Unfortunately we'll probably never know which story is right, perhaps they both are - its certainly not unheard of for people to separately develop very similar cocktails.

The Rec
ipe & Variations
In the Savoy, the recipe is:
2 parts Gin
1 part Cointreau
1 part Fresh Lemon Juice

No egg white (and certainly no
créme de menthe).

Some potential variations I've seen or read about, after researching it:
  • Using equal parts of the three ingredients rather than 2:1:1
  • Adding anywhere from 1 tsp to one whole egg white
  • Reducing the lemon juice to 1/2 a part (with or without egg white)

The egg white is an interesting variation, it adds a creaminess and totally changes the texture of the drink (as it does with any cocktail it visits). With equal parts of the ingredients, or with the original Savoy recipe, I liked the egg white variation - it cut the bite of the lemon a bit, but still left the rest of the flavors intact. Half an egg white was enough for me, though - more than that and I started to taste the egg white and get that teeth coating thing happening.

So what's best?
In the end, I think I like the original Savoy recipe best, although I found the variations interesting. I imagine this is yet another case where personal preference decides the best recipe.

And an afternote...
Just for fun, when I was back at the Violet Hour tonight, I asked the bartender, Michael (photo at left), how he makes his White Lady. He laughed for a second, and said he hasn't made that drink since about 1974 (bear in mind he's only about 30, 35 tops), and that the last person who ordered it was a 60-year old Englishman. However, he said he definitely didn't use any egg white when he made it.
He found it very entertaining that a discussion about it (which inspired my blog post) took place at his bar, though!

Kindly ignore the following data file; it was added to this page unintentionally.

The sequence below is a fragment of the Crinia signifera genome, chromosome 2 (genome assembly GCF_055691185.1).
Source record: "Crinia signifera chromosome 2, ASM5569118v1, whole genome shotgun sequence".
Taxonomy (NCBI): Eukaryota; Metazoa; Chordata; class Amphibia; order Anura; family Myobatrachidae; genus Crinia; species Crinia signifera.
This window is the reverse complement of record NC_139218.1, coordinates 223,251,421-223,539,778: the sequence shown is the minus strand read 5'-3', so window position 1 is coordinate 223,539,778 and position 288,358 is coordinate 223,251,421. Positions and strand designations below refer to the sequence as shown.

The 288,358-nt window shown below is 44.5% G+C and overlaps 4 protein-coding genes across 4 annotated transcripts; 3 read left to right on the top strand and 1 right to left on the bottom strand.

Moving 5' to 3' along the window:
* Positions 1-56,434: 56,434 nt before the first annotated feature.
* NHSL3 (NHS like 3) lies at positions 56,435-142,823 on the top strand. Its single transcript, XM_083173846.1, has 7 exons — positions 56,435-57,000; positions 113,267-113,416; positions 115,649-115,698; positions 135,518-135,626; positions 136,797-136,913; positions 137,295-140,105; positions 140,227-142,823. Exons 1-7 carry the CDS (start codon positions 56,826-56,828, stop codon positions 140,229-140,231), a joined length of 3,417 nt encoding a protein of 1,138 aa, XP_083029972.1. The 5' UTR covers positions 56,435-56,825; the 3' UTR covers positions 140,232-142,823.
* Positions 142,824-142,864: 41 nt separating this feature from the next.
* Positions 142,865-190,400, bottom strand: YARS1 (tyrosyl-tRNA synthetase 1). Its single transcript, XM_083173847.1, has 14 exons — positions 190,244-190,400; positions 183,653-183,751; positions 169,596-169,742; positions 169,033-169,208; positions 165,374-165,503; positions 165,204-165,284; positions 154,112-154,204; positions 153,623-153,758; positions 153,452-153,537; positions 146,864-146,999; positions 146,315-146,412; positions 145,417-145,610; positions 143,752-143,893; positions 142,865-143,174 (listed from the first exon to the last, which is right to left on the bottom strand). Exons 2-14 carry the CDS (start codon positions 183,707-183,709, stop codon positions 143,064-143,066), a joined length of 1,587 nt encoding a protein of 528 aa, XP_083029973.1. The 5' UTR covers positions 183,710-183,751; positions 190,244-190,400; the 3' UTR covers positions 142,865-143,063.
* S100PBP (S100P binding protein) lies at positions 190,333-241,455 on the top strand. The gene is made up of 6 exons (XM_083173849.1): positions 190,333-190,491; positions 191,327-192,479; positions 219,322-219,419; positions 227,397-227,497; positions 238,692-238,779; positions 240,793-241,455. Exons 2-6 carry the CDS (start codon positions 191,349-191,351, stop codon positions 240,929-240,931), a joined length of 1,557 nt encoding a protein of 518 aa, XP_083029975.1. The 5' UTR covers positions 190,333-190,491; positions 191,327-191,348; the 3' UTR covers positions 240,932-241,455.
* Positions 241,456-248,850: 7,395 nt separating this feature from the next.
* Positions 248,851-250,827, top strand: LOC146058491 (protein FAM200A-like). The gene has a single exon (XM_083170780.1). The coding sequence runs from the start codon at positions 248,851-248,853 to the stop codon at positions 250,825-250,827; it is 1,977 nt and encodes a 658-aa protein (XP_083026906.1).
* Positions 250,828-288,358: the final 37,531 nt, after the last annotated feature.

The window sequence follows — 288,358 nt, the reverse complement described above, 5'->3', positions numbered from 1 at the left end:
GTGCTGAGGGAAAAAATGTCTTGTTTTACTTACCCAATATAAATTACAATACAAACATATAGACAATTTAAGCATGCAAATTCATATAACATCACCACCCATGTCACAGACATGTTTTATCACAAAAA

Monday, October 29, 2007

Negroni Revisited

This weekend, I found myself on the road in southern Illinois (I know, you're jealous). It was a bit harder to find a great cocktail, but I did manage to find a couple of great bars in Champaign-Urbana. In one of my stops, I revisited one of my favorite drinks, the Negroni, and was reminded of some great variations on it that I've had in recent months.

Now the Negroni is the Negroni, and pretty much every single bartending book I consulted has the same recipe. Maybe I should just leave it as it is, but I like playing around with recipes and seeing what others have done with it as well.

Here is the original, for anyone who might not yet have tried one:

Negroni
1 part Gin
1 part Sweet Vermouth (classically, Cinzano Rosso)
1 part Campari

Traditionally, it would be served on the rocks (and stirred gently), but it can also be served in a cocktail glass after shaking with ice. The traditional garnish would be a slice of orange or an orange twist (you could even flame it if you wanted).

Brief History
Legend has it that the Negroni was named for Count Negroni, who often ordered it at a bar in Italy, initially as an Americano with gin added. The Americans were already loving the Americano drink, so they also adopted the Negroni and some brought it home with them. The drink is intended as a pre-dinner drink, an aperitif, to stimulate the appetite.

Drink Tinkering
You have a choice in gin, and vermouth, and those will affect the final drink. Sweet vermouths can vary quite a lot in flavor, spice and sweetness, so the balance with the Campari can vary quite a bit. You could also adjust the proportions, which I have been known to do (sometimes the Campari is just a bit too much for me in the original proportions, so I'll tone it down just a bit, or I might add a dash extra).

And, if you are OK with bucking tradition, you could substitute another spirit for the Campari.